State officials responsible for carrying out the No Child Left Behind Act want more money and more power to make the nearly 5-year-old federal law work.
The Council of Chief State School Officers said last week that its members should be able to determine whether schools and districts are meeting their achievement goals by measuring individual students’ academic growth, and that they should be able to use results from a variety of tests to make those determinations. The states also will need extra federal money to help improve failing schools, the Washington-based group said in a list of guidelines for improving the law.
The overall tone of the federal school law must shift from being prescriptive to giving “real incentives” for improving student achievement at both the state and local levels, said Elizabeth Burmaster, Wisconsin’s superintendent of public instruction. She is the chairwoman of a CCSSO task force created to make recommendations on the law, which Congress is scheduled to reauthorize next year.
“Innovation must be the hallmark of the reauthorized law,” Ms. Burmaster said at a news conference held in the U.S. Capitol on Oct. 16.
State officials are ready to receive greater authority and flexibility because they have built assessment and accountability systems over the past five years and can add new features to them, said Valerie A. Woodruff, the CCSSO’s president and Delaware’s secretary of education. Some states are ready to measure students’ growth in their accountability systems, she said, and others can add new types of tests that will help teachers identify individual students’ academic needs.
“Now the question is how to build on and invest in these systems … in a manner that will improve achievement and close the achievement gap” between different racial and ethnic groups, Ms. Woodruff said at the news conference.
The law is the latest version of the Elementary and Secondary Education Act, which includes Title I compensatory education and other major K-12 programs. The No Child Left Behind law’s most challenging provisions hold schools accountable for showing adequate yearly progress, or AYP, toward raising all students to academic proficiency in reading and mathematics by 2014.
The proposal by the state chiefs’ council targets what may be the most important debate when Congress reauthorizes the law: How much testing should the federal law require, and what types of testing will it be?
The Council of Chief State School Officers wants the federal No Child Left Behind Act altered so that state officials would have more authority to oversee the law’s testing and accountability measures. The changes would include:
• Letting states design assessments that are “more instructionally based … to inform best practices in teaching and learning.”
• Allowing states to develop accountability systems that measure students’ academic growth, using data from more than just test scores to determine whether schools are meeting achievement goals.
• Establishing lesser consequences than in the law currently for schools that fail to reach achievement goals by small margins.
• Giving state education agencies a larger share of federal funds so they have the resources they need to turn around consistently failing schools.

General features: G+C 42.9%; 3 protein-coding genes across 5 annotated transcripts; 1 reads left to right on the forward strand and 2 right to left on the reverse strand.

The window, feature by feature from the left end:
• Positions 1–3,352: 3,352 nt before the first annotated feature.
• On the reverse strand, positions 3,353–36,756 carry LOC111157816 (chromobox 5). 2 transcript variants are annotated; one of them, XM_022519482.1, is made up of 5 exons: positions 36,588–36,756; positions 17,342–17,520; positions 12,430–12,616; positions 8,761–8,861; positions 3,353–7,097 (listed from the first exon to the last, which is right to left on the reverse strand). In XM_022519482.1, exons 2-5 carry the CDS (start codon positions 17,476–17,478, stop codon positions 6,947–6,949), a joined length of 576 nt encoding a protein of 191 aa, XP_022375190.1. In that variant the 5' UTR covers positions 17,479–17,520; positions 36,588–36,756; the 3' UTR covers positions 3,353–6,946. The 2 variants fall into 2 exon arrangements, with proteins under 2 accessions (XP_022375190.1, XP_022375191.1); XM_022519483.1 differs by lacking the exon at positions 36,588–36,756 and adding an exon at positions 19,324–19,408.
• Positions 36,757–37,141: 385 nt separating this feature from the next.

SOURCE: Council of Chief State School Officers
The Bush administration and many supporters of the law want to maintain its requirement for annual testing in reading and mathematics in grades 3-8, and at least once during high school. Some supporters may propose adding extra years of testing in high school.
The chiefs’ proposal recommends using new tests to determine accountability, such as formative assessments—classroom tests that regularly track what students have learned during a school year. Such tests could be in addition to the annual statewide tests that measure students’ proficiency, or they could substitute for those tests, Ms. Burmaster and Ms. Woodruff said.
In addition, the law should be changed so that all states can adopt accountability systems that reward schools and districts for demonstrating growth in student achievement, the CCSSO recommends. Under the current law, all students must meet achievement targets. But the accountability system doesn’t give schools credit for dramatic improvements among students who still fall short of such targets.
The federal Department of Education has authorized North Carolina and Tennessee to use so-called growth models for determining AYP on a pilot basis. (“2 States Selected for ‘Growth Model’ Pilot,” May 24, 2006.)
Whether Congress is willing to adopt growth models, add new testing, or even keep annual testing may depend on the results of the Nov. 7 elections, said Jack Jennings, the president of the Center on Education Policy and a former aide to House Democrats.
“New members of Congress are going to come in and say, ‘There’s too much testing,’ ” predicted Mr. Jennings, whose Washington-based research and advocacy group tracks NCLB implementation. “They’ll have to be convinced that this is the right approach.”
The CCSSO also said its members need extra federal money to meet the goals of the law.
The state officials contend they don’t have enough money to do all of the work to assist or take over schools and districts failing to meet achievement goals under the law.
“No longer should state administrative funds be viewed as overhead to be minimized,” the document says. “Rather, such funds should be viewed as essential to promoting data-informed decisionmaking, accountability, and reform.”
The eight-page proposal released last week explains the CCSSO’s broad goals for changes to the law. Ms. Woodruff and Ms. Burmaster said the group would release a detailed list of specific changes it wants early next year.
A version of this article appeared in the October 25, 2006 edition of Education Week as State Chiefs Offer Views on NCLB Renewal